Follow them next to their huts; some with and some without floors:–Go at night, view their means of lodging, see them lying on benches, some on the floor or ground, some sitting on stools, dozing away the night:–others, of younger age, with a bare blanket wrapped about them; and one or two lying in the ashes. These things _I have often seen with my own eyes._

Examine their means of subsistence, which consists generally of seven quarts of meal or eight quarts of small rice for one week; then follow them to their work, with driver and overseer pushing them to the utmost of their strength, by threatening and whipping.

If they are sick from fatigue and exposure, go to their huts, as I have often been, and see them groaning under a burning fever or pleurisy, lying on some straw, their feet to the fire with barely a blanket to cover them; or on some boards nailed together in form of a bedstead.

And after seeing all this, and hearing them tell of their sufferings, need I ask, is there any evil connected with their condition? and if so; upon whom is it to be charged? I answer for myself, and the reader can do the same. Our government stands first chargeable for allowing slavery to exist, under its own jurisdiction. Second, the states for enacting laws to secure their victim. Third, the slaveholder for carrying out such enactments, in horrid form enough to chill the blood. Fourth, every person who knows what slavery is, and does not raise his voice against this crying sin, but by silence gives consent to its continuance, is chargeable with guilt in the sight of God. “The blood of Zacharias who was slain between the temple and altar,” says Christ, “WILL I REQUIRE OF THIS GENERATION.”

Look at the slave, his condition but little, if at all, better than that of the brute; chained down by the law, and the will of his master; and every avenue closed against relief; and the names of those who plead for him, cast out as evil;–must not humanity let its voice be heard, and tell Israel their transgressions and Judah their sins?

May God look upon their afflictions, and deliver them from their cruel task-masters! I verily believe he will, if there be any efficacy in prayer. I have been to their prayer meetings and with them offered prayer in their behalf. I have heard some of them in their huts before day-light praying in their simple broken language, telling their heavenly Father of their trials in the following and similar language.

“Fader in heaven, look upon de poor slave, dat have to work all de day long, dat cant have de time to pray only in de night, and den massa mus not know it.[2] Fader, have mercy on massa and missus. Fader, when shall poor slave get through de world! when will death come, and de poor slave go to heaven;” and in their meetings they frequently add, “Fader, bless de white man dat come to hear de slave pray, bless his family,” and so on. They uniformly begin their meetings by singing the following–

“And are we yet alive
To see each other’s face,” &c.

[Footnote 2: At this time there was some fear of insurrection and the slaves were forbidden to hold meetings.]

Is the ear of the Most High deaf to the prayer of the slave? I do firmly believe that their deliverance will come, and that the prayer of this poor afflicted people will be answered.

Emancipation would be safe. I have had eleven winters to learn the disposition of the slaves, and am satisfied that they would peaceably and cheerfully work for pay. Give them education, equal and just laws, and they will become a most interesting people. Oh, let a cry be raised which shall awaken the conscience of this guilty nation, to demand for the slaves immediate and unconditional emancipation. NEHEMIAH CAULKINS.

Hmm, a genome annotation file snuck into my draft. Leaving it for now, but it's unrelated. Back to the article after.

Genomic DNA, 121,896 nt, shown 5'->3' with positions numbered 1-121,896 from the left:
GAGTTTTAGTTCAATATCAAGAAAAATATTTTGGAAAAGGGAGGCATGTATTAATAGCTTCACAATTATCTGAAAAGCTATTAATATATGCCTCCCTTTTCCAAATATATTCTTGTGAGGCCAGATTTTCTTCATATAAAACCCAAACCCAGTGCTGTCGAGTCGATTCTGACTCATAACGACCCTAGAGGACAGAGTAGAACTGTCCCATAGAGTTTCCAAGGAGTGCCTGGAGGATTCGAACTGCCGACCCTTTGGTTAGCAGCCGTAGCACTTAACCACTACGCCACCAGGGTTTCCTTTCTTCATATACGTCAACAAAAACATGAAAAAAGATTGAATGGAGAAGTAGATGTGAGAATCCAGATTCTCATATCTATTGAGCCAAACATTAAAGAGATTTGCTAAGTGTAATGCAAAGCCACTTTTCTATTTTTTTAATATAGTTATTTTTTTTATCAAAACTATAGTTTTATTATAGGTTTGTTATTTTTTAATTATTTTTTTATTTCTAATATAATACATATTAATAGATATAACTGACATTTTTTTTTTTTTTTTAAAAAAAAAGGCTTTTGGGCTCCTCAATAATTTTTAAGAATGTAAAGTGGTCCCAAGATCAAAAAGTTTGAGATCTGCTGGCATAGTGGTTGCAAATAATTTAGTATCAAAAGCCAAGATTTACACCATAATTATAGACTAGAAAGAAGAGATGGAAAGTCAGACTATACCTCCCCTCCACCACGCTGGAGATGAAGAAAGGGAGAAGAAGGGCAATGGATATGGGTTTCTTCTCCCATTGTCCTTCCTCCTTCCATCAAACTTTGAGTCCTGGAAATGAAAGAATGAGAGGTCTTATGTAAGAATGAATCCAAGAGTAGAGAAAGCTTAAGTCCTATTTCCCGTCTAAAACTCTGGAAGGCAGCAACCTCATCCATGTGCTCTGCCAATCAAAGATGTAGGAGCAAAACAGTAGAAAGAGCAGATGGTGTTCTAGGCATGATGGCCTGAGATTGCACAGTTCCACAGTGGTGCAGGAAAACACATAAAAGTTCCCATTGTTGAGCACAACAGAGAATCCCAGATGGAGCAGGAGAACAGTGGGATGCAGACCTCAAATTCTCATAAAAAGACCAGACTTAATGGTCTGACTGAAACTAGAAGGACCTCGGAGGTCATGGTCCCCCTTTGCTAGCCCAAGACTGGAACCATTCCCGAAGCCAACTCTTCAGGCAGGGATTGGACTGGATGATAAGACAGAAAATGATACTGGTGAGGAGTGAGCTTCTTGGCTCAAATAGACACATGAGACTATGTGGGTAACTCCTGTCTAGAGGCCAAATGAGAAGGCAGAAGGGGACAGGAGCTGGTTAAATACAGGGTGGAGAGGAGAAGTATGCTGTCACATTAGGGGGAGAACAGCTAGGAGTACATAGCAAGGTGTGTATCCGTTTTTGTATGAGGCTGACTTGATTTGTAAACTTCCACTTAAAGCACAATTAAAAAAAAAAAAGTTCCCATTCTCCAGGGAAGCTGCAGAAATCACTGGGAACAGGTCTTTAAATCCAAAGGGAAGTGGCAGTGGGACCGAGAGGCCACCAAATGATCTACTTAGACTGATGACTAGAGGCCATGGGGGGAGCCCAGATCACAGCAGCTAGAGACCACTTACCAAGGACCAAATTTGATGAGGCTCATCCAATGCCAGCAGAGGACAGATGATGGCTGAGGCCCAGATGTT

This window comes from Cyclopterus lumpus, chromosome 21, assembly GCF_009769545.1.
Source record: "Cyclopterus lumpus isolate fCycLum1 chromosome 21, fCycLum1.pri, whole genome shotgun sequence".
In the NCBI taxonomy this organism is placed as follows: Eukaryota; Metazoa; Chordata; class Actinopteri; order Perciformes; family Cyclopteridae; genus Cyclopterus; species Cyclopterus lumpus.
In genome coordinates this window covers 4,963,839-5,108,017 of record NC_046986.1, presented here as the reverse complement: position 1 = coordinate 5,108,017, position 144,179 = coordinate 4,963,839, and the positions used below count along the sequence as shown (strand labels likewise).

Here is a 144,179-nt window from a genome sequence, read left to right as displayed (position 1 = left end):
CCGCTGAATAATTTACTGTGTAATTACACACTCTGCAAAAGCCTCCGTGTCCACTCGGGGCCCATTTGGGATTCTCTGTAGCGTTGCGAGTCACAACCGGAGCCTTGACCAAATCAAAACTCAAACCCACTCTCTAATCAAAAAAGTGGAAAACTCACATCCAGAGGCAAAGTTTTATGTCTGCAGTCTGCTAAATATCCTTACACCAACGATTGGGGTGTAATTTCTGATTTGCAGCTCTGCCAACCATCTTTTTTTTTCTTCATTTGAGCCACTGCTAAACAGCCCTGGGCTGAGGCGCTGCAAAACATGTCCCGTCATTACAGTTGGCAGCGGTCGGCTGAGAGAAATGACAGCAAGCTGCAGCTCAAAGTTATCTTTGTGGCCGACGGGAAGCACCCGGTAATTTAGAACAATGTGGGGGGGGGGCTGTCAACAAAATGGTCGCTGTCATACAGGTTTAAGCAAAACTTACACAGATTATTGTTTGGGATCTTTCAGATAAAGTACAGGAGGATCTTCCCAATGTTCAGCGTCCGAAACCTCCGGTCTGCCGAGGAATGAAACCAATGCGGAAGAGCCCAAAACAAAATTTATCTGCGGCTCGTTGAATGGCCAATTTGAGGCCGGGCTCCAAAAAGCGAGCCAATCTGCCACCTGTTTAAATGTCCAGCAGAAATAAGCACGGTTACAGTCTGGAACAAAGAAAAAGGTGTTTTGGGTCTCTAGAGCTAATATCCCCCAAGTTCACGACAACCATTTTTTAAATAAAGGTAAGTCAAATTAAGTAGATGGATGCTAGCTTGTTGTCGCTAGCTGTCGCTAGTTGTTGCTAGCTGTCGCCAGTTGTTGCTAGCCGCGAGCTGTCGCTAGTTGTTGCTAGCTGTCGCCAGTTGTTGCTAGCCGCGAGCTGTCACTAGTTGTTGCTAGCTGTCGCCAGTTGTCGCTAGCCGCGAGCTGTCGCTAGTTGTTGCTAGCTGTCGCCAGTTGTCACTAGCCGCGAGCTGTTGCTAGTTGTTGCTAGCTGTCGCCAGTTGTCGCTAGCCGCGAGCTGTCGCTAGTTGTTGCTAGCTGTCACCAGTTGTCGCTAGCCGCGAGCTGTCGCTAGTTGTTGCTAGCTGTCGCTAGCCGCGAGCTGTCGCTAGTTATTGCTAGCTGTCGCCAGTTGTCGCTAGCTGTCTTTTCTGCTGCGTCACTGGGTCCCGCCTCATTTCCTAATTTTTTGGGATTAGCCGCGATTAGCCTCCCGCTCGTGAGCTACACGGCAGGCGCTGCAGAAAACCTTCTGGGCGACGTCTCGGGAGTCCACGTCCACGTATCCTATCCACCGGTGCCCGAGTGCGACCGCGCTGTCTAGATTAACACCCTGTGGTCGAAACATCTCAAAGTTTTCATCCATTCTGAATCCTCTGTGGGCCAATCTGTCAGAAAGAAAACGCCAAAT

* * * * *


Mr. Moulton is an esteemed minister of the Methodist Episcopal Church, in Marlborough, Mass. He spent five years in Georgia, between 1817 and 1824. The following communication has been recently received from him.

MARLBOROUGH, MASS., Feb. 18, 1839.


Yours of Feb. 2d, requesting me to write out a few facts on the subject of slavery, as it exists at the south, has come to hand. I hasten to comply with your request. Were it not, however, for the claims of those “who are drawn unto death,” and the responsibility resting upon me, in consequence of this request, I should forever hold my peace. For I well know that I shall bring upon myself a flood of persecution, for attempting to speak out for the dumb. But I am willing to be set at nought by men, if I can be the means of promoting the welfare of the oppressed of our land. I shall not relate many particular cases of cruelty, though I might a great number; but shall give some general information as to their mode of treatment, their food, clothing, dwellings, deprivations, &c.

Let me say, in the first place, that I spent nearly five years in Savannah, Georgia, and in its vicinity, between the years 1817 and 1824. My object in going to the south, was to engage in making and burning brick; but not immediately succeeding, I engaged in no business of much profit until late in the winter, when I took charge of a set of hands and went to work. During my leisure, however, I was an observer, at the auctions, upon the plantations, and in almost every department of business. The next year, during the cold months, I had several two-horse teams under my care, with which we used to haul brick, boards, and other articles from the wharf into the city, and cotton, rice, corn, and wood from the country. This gave me an extensive acquaintance with merchants, mechanics and planters. I had slaves under my control some portions of every year when at the south. All the brick-yards, except one, on which I was engaged, were connected either with a corn field, potatoe patch, rice field, cotton field, tan-works, or with a wood lot. My business, usually, was to take charge of the brick-making department. At those jobs I have sometimes taken in charge both the field and brick-yard hands. I have been on the plantations in South Carolina, but have never been an overseer of slaves in that state, as has been said in the public papers.